PHYSIOLOGY: Detection of the Anaerobic Threshold in Endurance Sports: Validation of a New Method Using Correlation Properties of Heart Rate Variability
This winter I used HRV Logger and the DFA1a metric to measure my aerobic threshold and to manage the intensity of my training (phase 1, phase 2 of my general preparation, HRV4Training blog on my base training). This recent paper from Bruce Rogers investigates the potential for using DFA1a to measure the anaerobic threshold.
The metrics in the study were used to make a:
Comparison of the HR reached at the second ventilatory threshold (VT2) was made to the HR reached at a DFA a1 value of 0.5 (HRVT2).
The results from this study showed that:
The HR associated with a DFA a1 value of 0.5 on an incremental treadmill ramp was closely related to that of the HR at the VT2 derived from gas exchange analysis.
PRACTICAL TAKEAWAY - DFA1a at 0.5 can be used as a proxy for determining VT2.
I have always wondered how useful laboratory tests are compared to field tests as the condition used in the lab are so different from those in training and racing. In addition to the different setting, there is the nature of the test. In this study the authors note that "attributes are typically assessed in well-rested athletes. However, as has been demonstrated in the literature and supported by field data presented here, the attributes measured during routine physiological-profiling assessments are not static, but change over time during prolonged exercise".
In this review the authors propose that:
Current models used in the routine physiological profiling of endurance athletes do not account for these shifts. Therefore, applied exercise physiologists working with endurance athletes would benefit from development of physiological-profiling models that account for shifts in physiological-profiling variables during prolonged exercise and quantify the ‘durability’ of individual athletes, here defined as the time of onset and magnitude of deterioration in physiological-profiling characteristics over time during prolonged exercise.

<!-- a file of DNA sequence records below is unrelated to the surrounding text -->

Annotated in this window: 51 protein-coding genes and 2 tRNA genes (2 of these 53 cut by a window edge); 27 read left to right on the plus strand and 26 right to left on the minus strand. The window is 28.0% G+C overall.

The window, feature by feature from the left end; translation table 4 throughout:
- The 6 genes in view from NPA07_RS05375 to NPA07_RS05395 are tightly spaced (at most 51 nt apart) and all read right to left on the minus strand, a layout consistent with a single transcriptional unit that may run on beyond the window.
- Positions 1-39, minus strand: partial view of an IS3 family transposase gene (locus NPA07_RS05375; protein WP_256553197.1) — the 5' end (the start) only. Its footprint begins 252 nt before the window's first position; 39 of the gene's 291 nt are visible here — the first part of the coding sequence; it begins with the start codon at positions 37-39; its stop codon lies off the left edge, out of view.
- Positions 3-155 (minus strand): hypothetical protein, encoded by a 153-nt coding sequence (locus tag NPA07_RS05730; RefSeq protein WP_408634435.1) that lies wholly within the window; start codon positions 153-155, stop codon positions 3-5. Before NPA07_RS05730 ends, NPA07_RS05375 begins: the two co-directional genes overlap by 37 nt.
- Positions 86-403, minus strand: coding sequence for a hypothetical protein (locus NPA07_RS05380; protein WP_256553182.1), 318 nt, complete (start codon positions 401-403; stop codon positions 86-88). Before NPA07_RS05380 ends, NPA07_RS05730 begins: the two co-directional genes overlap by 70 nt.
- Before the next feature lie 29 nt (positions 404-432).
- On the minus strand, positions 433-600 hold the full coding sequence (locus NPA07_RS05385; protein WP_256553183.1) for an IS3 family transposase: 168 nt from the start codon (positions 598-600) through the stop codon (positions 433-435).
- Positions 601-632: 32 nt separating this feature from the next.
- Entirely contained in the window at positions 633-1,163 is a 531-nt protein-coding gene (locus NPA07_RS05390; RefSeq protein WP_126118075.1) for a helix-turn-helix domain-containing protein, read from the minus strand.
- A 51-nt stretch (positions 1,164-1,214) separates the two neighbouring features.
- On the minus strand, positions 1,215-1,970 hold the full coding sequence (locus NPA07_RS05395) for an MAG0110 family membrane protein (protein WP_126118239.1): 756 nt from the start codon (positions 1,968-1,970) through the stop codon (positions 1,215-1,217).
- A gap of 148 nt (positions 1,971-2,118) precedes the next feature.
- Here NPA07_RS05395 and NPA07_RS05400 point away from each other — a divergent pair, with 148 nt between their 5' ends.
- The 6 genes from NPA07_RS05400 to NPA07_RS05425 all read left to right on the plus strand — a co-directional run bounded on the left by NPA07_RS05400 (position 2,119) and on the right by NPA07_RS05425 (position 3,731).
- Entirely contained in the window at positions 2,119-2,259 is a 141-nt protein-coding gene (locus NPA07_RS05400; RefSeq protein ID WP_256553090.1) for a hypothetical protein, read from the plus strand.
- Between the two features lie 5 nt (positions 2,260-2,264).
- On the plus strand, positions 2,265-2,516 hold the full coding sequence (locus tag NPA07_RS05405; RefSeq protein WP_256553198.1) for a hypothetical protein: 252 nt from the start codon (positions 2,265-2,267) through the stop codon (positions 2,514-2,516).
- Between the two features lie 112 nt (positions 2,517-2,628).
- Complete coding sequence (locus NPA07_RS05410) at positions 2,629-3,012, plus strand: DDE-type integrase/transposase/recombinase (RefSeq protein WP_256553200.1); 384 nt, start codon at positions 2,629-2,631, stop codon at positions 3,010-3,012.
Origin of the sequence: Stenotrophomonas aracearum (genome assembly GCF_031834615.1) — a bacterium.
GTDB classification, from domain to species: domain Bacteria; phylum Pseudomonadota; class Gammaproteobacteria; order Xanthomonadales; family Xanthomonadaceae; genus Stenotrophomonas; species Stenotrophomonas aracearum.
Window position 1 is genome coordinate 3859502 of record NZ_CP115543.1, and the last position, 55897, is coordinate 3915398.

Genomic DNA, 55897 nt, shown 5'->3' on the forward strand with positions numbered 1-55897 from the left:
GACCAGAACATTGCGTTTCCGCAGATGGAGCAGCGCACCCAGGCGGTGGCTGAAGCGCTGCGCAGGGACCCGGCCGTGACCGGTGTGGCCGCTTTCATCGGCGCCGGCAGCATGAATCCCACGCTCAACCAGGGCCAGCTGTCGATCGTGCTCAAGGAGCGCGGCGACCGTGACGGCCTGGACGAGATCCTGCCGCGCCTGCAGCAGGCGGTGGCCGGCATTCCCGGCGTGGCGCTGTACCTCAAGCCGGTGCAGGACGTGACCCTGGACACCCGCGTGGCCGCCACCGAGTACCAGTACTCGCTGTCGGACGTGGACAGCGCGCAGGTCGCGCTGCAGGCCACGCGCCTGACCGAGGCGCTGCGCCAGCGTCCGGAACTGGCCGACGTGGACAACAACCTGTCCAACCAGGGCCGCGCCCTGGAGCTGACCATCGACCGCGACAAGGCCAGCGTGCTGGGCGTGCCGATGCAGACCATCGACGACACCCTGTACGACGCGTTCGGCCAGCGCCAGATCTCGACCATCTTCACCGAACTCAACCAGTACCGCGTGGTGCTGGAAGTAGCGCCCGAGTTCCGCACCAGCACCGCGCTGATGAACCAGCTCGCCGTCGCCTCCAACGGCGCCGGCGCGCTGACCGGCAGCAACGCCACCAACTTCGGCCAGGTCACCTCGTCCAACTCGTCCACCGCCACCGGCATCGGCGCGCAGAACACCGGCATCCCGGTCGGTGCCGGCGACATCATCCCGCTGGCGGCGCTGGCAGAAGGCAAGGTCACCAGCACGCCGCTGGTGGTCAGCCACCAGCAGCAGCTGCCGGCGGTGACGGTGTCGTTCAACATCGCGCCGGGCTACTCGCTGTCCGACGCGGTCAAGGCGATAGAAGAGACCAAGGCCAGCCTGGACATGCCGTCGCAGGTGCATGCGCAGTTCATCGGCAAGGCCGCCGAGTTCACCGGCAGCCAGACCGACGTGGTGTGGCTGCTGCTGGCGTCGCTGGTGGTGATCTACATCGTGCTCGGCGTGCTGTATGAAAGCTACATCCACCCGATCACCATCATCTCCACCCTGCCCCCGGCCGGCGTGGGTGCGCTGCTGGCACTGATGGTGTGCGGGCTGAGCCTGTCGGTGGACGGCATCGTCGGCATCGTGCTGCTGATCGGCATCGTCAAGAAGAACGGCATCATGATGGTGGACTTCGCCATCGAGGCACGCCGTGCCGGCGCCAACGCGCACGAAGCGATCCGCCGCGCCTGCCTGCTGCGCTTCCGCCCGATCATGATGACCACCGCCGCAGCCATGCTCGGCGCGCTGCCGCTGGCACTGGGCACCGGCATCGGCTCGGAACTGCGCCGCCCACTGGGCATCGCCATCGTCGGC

PRACTICAL TAKEAWAY - understanding athlete durability is important in testing and in understanding test results.
CHO: Effect of altered pre-exercise carbohydrate availability on selection and perception of effort during prolonged cycling
I've shared multiple papers on the impact of CHO on performance (see the resources tab). This paper is interesting as it tried to assess the "effect of altered carbohydrate (CHO) availability on self-selected work rate". The design of the study was as follows:
Eight endurance-trained men undertook two experimental cycling time-trials after glycogen-depleting exercise and 2 days of: (a) high (9.3 +/- 0 g CHO kg(-1) day(-1)) (HC) and (b) low CHO intakes (0.6 +/- 0.1 g CHO kg(-1) day(-1)) (LC), via a double-blinded crossover design. All feedback regarding performance was removed during both exercise trials.
The authors found that:
When compared with time-trial cycling performed after a HC diet, reduced CHO availability does not initially alter self-selected work rate in endurance athletes who are deceived of their CHO status prior to exercise.